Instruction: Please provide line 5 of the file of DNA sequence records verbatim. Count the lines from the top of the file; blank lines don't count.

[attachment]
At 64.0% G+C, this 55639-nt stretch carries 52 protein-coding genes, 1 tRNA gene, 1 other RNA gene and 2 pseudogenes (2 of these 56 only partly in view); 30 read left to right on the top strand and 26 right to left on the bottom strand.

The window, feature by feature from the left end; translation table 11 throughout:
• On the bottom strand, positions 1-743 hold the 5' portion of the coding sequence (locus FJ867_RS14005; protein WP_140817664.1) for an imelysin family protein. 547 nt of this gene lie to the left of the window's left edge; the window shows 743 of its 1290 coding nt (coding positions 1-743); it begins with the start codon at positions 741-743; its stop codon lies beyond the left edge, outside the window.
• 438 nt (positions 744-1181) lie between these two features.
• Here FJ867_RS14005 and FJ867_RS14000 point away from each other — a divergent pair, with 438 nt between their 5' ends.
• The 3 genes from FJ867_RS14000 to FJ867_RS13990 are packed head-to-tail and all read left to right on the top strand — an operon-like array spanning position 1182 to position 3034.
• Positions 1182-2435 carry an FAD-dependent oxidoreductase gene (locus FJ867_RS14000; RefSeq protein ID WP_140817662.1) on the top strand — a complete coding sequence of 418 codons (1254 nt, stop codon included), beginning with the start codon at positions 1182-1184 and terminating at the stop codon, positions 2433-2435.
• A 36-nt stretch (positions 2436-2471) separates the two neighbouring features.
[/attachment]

• Here FJ867_RS14005 and FJ867_RS14000 point away from each other — a divergent pair, with 438 nt between their 5' ends.